California’s economy has always been boom or bust broken up by occasional stable periods. Starting with the Gold Rush era in the 1850s to California’s aerospace industry surge a century later to today’s tech bonanza, people have rushed to California — mainly Los Angeles and the Bay Area — to make their fortunes and then spend their money as if there were no tomorrow.
Now economists are concerned that California’s revival from the subprime mortgage meltdown era that began in 2006 and resulted in homeowners losing billions in equity may be on the verge of collapse. They point to preposterously inflated housing prices and the funny money spending patterns of Silicon Valley’ high tech industries as alarm bells that should be heeded.
Harvard- and MIT-educated financial analyst Wade Roush, who writes for the online publication Xconomy, warns that the bubble may be about to burst. Pointing to Facebook — which recently spent $19 billion in cash, stock and restricted stock units to purchase the 5-year-old, $20 million in revenues startup WhatsApp and also laid out an additional $2 billion to buy another startup, Oculus, that hasn’t even introduced its product to the market — conditions are teetering on the edge.
To put $19 billion in perspective, Roush notes that the sum is greater than the gross domestic product of Honduras, Jamaica, Iceland, Nicaragua and 80 other nations, exceeds the annual revenues of 355 of the Fortune 500 companies, and equals the net worth of hedge fund multibillionaire George Soros, who’s wealthier than all but 29 people in the world.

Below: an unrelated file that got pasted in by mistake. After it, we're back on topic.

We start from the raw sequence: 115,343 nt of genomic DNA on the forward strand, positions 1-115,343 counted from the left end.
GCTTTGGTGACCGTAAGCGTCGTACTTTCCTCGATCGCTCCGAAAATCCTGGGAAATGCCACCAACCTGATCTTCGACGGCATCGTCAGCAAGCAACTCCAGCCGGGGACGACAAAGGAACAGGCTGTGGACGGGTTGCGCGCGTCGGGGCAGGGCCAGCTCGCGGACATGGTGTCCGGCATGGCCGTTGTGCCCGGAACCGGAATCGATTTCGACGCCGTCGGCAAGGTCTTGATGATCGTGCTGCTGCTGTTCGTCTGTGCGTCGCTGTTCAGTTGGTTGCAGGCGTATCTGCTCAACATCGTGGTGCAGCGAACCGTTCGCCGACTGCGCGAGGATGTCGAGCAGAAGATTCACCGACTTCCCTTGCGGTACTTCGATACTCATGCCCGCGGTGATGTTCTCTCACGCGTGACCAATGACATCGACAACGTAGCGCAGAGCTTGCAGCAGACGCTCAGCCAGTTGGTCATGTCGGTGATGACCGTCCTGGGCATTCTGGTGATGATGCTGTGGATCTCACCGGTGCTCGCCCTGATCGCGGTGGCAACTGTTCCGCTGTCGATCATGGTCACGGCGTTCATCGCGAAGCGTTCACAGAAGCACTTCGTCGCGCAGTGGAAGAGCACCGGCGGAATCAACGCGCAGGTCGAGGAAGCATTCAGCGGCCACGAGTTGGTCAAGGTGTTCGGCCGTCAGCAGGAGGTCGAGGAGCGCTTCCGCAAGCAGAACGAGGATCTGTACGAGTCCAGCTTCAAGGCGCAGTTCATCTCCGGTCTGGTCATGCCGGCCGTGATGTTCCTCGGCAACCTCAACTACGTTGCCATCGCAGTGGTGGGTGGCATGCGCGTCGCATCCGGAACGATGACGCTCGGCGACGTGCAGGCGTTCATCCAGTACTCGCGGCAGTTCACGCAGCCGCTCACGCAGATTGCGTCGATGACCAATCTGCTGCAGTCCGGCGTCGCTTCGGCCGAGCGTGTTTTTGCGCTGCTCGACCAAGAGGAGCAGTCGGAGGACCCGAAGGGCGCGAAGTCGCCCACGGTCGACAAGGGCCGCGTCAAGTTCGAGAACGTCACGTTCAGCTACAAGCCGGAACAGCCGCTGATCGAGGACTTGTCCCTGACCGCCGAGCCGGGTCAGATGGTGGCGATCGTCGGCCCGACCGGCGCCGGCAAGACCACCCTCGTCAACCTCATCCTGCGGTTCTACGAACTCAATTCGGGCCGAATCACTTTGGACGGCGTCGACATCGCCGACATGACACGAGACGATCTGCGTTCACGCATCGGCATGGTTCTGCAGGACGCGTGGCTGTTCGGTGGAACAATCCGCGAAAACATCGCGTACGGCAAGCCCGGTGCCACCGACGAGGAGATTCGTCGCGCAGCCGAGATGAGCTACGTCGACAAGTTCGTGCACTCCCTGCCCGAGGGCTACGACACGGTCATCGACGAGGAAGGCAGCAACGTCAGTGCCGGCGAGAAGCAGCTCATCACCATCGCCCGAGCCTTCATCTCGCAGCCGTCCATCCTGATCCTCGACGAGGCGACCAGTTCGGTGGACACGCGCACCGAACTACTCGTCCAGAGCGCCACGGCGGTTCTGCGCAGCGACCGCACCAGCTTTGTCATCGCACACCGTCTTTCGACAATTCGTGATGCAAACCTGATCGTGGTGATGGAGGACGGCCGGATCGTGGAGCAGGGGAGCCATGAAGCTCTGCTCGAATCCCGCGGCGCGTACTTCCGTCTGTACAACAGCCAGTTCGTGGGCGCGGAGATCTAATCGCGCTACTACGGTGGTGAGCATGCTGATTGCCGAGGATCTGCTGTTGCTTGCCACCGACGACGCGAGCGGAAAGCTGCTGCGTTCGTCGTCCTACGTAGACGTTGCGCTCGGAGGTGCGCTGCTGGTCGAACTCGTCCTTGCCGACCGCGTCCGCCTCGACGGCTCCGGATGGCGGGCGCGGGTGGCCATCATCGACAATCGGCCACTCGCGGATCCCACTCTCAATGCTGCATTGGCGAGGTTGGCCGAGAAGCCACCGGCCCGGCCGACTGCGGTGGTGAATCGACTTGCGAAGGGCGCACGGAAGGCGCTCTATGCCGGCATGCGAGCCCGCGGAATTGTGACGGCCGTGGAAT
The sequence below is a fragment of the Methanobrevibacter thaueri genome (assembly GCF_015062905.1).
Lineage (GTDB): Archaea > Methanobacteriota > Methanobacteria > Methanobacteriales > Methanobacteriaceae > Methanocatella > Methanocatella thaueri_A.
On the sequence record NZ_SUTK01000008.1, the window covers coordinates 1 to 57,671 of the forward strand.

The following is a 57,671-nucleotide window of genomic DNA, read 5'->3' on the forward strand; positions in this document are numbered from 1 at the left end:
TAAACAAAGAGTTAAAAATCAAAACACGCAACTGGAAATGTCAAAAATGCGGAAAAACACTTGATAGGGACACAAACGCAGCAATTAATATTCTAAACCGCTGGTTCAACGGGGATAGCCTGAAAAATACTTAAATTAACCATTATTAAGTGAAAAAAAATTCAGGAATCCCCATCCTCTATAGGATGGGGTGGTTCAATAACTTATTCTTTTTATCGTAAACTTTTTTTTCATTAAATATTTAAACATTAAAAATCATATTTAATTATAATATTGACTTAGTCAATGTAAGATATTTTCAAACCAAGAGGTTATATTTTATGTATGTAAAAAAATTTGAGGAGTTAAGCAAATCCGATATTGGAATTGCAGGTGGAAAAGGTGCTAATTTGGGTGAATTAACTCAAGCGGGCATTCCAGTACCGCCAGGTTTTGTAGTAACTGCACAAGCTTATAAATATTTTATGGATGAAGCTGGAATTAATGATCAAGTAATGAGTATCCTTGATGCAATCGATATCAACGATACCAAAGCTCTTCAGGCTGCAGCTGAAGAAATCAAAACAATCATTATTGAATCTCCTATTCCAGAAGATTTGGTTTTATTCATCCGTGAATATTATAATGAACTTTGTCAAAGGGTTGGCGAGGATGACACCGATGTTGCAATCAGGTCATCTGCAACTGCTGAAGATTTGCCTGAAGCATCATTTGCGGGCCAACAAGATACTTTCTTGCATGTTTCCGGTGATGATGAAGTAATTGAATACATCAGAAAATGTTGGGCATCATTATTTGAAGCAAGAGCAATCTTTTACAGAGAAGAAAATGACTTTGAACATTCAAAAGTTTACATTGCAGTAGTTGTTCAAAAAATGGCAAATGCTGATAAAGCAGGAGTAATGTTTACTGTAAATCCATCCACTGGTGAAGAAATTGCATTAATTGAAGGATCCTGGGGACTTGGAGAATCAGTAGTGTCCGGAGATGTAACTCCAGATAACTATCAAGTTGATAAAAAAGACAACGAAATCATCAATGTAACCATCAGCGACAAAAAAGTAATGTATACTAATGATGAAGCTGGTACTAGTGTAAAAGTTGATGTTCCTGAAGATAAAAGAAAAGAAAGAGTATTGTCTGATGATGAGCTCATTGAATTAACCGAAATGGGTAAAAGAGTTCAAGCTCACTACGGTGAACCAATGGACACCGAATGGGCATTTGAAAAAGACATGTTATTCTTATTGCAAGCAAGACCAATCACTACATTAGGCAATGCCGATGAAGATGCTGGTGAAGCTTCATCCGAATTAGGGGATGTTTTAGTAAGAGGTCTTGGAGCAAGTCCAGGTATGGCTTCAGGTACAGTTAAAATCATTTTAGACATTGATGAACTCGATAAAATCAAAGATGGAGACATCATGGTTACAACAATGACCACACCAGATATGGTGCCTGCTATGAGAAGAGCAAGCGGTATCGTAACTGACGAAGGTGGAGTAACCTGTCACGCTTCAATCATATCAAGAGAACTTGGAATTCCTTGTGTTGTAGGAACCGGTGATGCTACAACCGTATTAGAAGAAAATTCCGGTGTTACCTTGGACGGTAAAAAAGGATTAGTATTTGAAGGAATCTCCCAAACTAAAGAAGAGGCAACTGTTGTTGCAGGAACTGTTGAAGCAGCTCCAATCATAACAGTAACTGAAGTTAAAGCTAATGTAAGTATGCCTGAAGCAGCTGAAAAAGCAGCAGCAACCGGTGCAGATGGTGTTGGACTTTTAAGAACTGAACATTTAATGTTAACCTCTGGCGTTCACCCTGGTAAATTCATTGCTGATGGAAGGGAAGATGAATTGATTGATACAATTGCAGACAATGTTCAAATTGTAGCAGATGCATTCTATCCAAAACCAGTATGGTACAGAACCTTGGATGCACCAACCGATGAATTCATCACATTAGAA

For wealthy Silicon Valley residents, money is no object — especially when it comes to real estate that’s seen a huge price surge even in the smallest houses, some no bigger than detached garages.
One 900-square-foot Palo Alto house with two bedrooms and one bathroom sold recently for $3 million, above the 2014 $1.7 million median price in Palo Alto for homes with less than 1,000 square feet. Even at those stratospheric prices, Palo Alto listings are few. During one week last month, there were only 11 homes on the market, five priced $4.9 million or higher with the cheapest, a 1,100-square-foot house, asking $2 million.
Although Silicon Valley’s high fliers like Facebook’s Mark Zuckerberg — net worth $35 billion — are raking in fortunes and can easily pay the going real estate rates, many of his neighbors are struggling to pay their monthly bills.
In its series about California’s working class, KQED reported that according to the nonprofit Joint Venture Silicon Valley index, which gauges the area’s living standards, the valley has the state’s widest income gap. Joint Venture breaks the workforce into tiers: high-skilled, high-wage jobs where median earnings are $119,000 a year, and low-skilled, low-wage jobs where the median is $27,000. More than 30 percent of Silicon Valley lives below the federal self-sufficiency level.
An economic bust can have several variables that might ignite it. A shift in Wall Street attitudes, a Middle Eastern war or a terrorist attack within the U.S. could set the wheels of decline in motion toward collapse.
One thing is for sure: The cyclical nature of the California economy and its real estate values have repeatedly proven that what goes up, must come down.
Joe Guzzardi is a retired Wall Street investment banker who lived in Lodi for 25 years. He is currently a senior writing fellow for Californians for Population Stabilization. Contact Joe at email@example.com.